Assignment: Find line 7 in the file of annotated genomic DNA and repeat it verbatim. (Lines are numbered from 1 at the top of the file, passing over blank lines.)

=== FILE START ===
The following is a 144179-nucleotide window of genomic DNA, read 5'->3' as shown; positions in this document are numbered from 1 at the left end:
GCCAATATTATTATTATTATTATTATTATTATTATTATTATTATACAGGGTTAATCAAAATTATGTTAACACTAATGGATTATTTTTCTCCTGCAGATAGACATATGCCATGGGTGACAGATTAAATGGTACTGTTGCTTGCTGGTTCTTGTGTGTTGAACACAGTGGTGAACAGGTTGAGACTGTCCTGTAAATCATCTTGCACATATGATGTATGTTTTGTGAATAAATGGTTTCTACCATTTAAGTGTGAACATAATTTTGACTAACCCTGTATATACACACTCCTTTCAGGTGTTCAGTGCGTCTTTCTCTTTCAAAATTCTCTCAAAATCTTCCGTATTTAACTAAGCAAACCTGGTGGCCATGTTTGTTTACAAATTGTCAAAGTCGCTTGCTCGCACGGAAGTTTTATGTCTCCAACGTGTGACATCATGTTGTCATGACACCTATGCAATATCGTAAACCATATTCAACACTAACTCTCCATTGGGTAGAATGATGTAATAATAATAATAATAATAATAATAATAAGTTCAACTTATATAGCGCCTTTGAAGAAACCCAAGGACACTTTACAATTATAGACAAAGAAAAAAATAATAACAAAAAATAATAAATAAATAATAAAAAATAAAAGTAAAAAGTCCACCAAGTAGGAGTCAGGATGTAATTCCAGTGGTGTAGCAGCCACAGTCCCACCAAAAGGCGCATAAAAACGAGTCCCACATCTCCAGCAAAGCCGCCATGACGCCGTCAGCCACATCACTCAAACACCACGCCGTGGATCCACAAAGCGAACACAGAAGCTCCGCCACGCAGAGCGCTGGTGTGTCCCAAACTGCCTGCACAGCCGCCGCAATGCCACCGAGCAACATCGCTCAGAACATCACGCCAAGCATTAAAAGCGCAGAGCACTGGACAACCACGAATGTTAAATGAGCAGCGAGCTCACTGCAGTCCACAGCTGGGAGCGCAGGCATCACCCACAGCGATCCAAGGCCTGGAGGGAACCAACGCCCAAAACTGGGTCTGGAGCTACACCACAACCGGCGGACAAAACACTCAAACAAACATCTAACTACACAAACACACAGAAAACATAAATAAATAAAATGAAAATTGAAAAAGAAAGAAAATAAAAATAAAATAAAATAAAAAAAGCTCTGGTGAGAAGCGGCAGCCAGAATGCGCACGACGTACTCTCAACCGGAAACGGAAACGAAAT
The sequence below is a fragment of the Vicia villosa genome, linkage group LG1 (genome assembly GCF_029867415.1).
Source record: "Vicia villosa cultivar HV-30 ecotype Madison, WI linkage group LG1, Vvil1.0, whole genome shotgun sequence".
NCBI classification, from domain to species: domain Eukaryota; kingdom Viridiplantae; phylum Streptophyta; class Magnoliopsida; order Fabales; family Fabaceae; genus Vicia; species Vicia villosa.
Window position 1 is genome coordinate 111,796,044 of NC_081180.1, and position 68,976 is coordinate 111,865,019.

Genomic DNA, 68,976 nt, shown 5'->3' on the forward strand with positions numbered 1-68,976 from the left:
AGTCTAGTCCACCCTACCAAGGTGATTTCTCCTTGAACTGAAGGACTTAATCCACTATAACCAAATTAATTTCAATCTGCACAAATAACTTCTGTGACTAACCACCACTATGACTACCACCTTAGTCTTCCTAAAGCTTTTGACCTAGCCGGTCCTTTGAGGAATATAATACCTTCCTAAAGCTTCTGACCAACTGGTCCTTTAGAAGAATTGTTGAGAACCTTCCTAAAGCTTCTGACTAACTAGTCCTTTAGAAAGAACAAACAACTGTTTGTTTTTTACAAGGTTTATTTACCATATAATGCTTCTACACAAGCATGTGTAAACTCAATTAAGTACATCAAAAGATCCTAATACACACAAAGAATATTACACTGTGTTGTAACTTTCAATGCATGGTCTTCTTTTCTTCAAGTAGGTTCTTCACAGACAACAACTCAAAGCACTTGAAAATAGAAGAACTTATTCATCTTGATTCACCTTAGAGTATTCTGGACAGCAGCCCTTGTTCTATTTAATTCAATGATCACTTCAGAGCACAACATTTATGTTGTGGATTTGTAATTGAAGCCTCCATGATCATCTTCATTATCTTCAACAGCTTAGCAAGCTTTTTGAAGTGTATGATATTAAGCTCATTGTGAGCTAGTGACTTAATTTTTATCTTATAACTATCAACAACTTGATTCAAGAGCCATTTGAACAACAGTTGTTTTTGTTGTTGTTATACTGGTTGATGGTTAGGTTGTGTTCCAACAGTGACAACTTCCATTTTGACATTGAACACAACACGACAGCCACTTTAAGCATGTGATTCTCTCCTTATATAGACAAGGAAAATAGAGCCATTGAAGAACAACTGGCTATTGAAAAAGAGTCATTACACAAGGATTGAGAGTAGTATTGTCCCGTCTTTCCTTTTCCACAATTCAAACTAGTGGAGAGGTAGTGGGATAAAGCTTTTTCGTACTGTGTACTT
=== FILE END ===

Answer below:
Genomic DNA, 68,976 nt, shown 5'->3' on the forward strand with positions numbered 1-68,976 from the left: